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A protein that acts as a catalyst to induce chemical changes in other substances, itself remaining apparently unchanged by the process. E.'s, with the exception of those discovered long ago (e.g., pepsin, emulsin), are generally named by adding -ase to the name of the substrate on which the e. acts (e.g., glucosidase), the substance activated (e.g., hydrogenase), and/or the type of reaction (e.g., oxidoreductase, transferase, hydrolase, lyase, isomerase, ligase or synthetase-these being the six main groups in the Enzyme Nomenclature Recommendations of the International Union of Biochemistry). For individual enzymes not listed below, see the specific name.organic catalyst (1); [G. + L. en,, in, + zyme, leaven]
acetyl-activating e. acetyl-CoA ligase
acyl-activating e. 1. long-chain fatty acid-CoA ligase 2. butyrate-CoA ligase
adaptive e. induced e
allosteric e. an e. that exhibits the property of allosterism.
amino acid activating e. aminoacyl-tRNA synthetases
angiotensin-converting e. (ACE) a hydrolase responsible for the conversion of angiotensin I to the vasoactive angiotensin II by removal of a dipeptide (histidylleucine) from angiotensin I. Drugs that inhibit ACE are used to treat hypertension and congestive heart failure.
antitumor e. an e. that stimulates the degradation of a particular metabolite that cannot be synthesized by tumor cells, inhibits the synthesis of a metabolite needed by tumor cells, or inhibits tumor-specific DNA utilization; e.g., asparaginase.
autolytic e. an e. capable of causing lysis of the cell forming it.
branching e. 1,4-a-d-glucan branching enzyme
beta-carotene cleavage e. beta-carotene 15,15´-dioxygenase
citrate cleavage e. ATP citrate (pro-3S)-lyase
cold sensitive e. an e. that loses its stability as the temperature is lowered.
condensing e. citrate synthase
constitutive e. an e. that is constantly produced by the cell regardless of the growth conditions. Cf. induced e.
cooperative e. an e. that exhibits the property of cooperativity.
D e. 4-a-d-glucanotransferase
deamidizing e.'s amidohydrolases
deaminating e.'s deaminases
debranching e.'s e.'s that bring about destruction of branches in glycogen; formerly considered to be one enzyme, now known to be a mixture of transferases (4-a-d-glucanotransferase) and hydrolases (amylo-1,6-glucosidase).debranching factors;
digestive e.'s 1. e.'s that are utilized in the digestive system; 2. e.'s that are hydrolases of macromolecules (e.g., amylases, proteinases).
disproportionating e. 4-a-d-glucanotransferase
extracellular e. an e. performing its functions outside a cell; e.g., the various digestive e.'s.exoenzyme, lyoenzyme;
heat-stable e. thermostable e
hydrolyzing e.'s hydrolases
immobilized e. an e. that has been bound, usually covalently, to an insoluble organic or inorganic matrix or has been encapsulated.
induced e. , inducible e. an e. that can be detected in a growing culture of a microorganism, after the addition of a particular substance (inducer) to the culture medium, but was not detectable prior to the addition and can act on the inducer. A prototype is the beta-galactosidase of Escherichia coli, synthesized upon the addition of various galactosides, whether or not these are good substrates. Cf. constitutive e. adaptive e;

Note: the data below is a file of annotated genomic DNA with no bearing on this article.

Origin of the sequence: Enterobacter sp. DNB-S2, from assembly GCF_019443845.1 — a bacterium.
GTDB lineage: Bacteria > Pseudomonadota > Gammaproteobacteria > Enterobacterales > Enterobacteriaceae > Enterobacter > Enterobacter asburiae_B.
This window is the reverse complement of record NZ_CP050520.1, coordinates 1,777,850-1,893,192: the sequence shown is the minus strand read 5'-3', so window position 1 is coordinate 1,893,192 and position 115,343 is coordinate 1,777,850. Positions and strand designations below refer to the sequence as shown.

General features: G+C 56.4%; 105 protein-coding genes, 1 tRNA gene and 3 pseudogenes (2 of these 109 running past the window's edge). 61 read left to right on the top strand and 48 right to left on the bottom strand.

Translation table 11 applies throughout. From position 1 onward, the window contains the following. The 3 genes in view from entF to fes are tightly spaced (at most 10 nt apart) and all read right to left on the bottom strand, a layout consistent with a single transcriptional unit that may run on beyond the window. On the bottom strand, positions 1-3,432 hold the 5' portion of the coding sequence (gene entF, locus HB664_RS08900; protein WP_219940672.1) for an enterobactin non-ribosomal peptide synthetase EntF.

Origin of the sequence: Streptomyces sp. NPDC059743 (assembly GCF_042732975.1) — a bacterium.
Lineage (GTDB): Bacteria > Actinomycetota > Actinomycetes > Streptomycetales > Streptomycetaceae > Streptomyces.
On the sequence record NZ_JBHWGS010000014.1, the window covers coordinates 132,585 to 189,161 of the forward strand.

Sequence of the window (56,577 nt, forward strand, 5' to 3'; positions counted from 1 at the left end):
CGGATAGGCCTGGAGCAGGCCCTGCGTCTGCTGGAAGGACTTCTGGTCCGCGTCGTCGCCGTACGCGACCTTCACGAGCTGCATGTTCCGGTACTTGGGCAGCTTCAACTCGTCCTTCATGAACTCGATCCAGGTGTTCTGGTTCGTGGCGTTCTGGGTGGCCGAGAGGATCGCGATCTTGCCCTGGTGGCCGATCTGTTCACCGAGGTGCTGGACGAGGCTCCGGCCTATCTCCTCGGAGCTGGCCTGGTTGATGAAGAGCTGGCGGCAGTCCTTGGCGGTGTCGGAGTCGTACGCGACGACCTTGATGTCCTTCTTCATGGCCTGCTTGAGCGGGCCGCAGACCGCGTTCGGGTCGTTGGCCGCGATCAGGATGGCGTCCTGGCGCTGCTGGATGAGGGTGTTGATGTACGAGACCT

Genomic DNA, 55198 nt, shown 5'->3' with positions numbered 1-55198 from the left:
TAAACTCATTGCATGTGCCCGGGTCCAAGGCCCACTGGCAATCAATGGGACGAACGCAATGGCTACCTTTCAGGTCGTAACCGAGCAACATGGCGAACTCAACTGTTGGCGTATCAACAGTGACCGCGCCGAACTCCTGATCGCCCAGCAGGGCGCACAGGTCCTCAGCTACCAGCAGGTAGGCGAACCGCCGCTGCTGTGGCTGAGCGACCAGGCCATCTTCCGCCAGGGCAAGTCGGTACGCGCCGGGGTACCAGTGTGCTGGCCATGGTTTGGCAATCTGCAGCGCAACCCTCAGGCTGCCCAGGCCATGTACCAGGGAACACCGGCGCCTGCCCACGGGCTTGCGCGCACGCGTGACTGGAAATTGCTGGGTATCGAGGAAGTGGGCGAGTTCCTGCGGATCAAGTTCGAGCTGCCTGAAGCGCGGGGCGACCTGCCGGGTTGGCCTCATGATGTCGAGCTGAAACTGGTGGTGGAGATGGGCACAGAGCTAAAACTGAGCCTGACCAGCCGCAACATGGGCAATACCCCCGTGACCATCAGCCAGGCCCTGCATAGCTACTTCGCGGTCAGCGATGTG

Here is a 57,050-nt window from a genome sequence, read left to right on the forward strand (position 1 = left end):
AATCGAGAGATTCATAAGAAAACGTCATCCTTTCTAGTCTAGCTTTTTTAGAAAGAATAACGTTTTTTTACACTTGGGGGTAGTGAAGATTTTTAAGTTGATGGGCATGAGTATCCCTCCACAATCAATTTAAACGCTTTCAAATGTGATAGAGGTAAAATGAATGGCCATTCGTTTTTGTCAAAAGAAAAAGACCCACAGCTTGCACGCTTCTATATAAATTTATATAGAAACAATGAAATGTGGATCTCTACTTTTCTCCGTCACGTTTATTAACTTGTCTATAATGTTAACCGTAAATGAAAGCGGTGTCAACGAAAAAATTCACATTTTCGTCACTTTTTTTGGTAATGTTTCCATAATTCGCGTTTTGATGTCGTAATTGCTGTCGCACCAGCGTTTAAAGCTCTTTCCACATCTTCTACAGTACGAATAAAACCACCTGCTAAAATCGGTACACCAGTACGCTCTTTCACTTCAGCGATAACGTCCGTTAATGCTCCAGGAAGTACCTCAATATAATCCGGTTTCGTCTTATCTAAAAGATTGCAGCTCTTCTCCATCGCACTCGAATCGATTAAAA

intracellular e. an e. that performs its functions within the cell that produces it; most e.'s are intracellular e.'s.endoenzyme;
Kornberg e. DNA polymerase I from Escherichia coli.
malate-condensing e. malate synthase
malic e. malate dehydrogenase
marker e. an e. that is used to identify a specific cell type, cell organelle, or cell component.
membrane e. an e. present or embedded in a biomembrane.
methionine-activating e. methionine adenosyltransferase
new yellow e. the d-amino-acid oxidase found in yeast, a flavoenzyme, which contains FAD as coenzyme instead of FMN as does NADPH dehydrogenase; so-called to distinguish it from Warburg's old yellow e. Cf. amino acid oxidases.
old yellow e. NADPH dehydrogenase
P e. phosphorylase
pantoate-activating e. pantothenate synthetase
phosphorylase-rupturing e. (PR e.) phosphorylase phosphatase
photoreactivating e. (PR e.) deoxyribodipyrimidine photolyase
PR e. abbreviation for phosphorylase-rupturing e.; photoreactivating e.
Q e. 1,4-a-glucan branching e. in plants.
R e. a-dextrin endo-1,6-a-glucosidase
reducing e. reductase
repair e. an e. that can catalyze the repair of damaged DNA; e.g., DNA ligase.
repressible e. an e. that is produced continuously unless production is repressed by excess of an inhibitor (corepressor). See also inactive repressor.
respiratory e. one of those e.'s in tissues that is a part of an oxidation-reduction system accomplishing the conversion of substrates to CO2 and H2O and the transfer of the electrons removed to O2.
restriction e. restriction endonuclease
RNA e. ribozyme
Schardinger e. xanthine oxidase
splitting e.'s e.'s that, like aldolases, catalyze the conversion of a molecule into two smaller molecules without the addition or subtraction of any atoms.
T e. 1,4-a-d-glucan 6-a-d-glucosyltransferase.
terminal addition e. DNA nucleotidylexotransferase
thermostable e. an e. that is not readily subject to destruction or alteration by heat.heat-stable e;
thiol e. an e. whose activity depends on a free thiol group.
transferring e.'s transferases
Warburg's old yellow e. NADPH dehydrogenase See also new yellow e., yellow e.
Warburg's respiratory e. Atmungsferment
yellow e. flavoenzyme See also Warburg's old yellow e., new yellow e.
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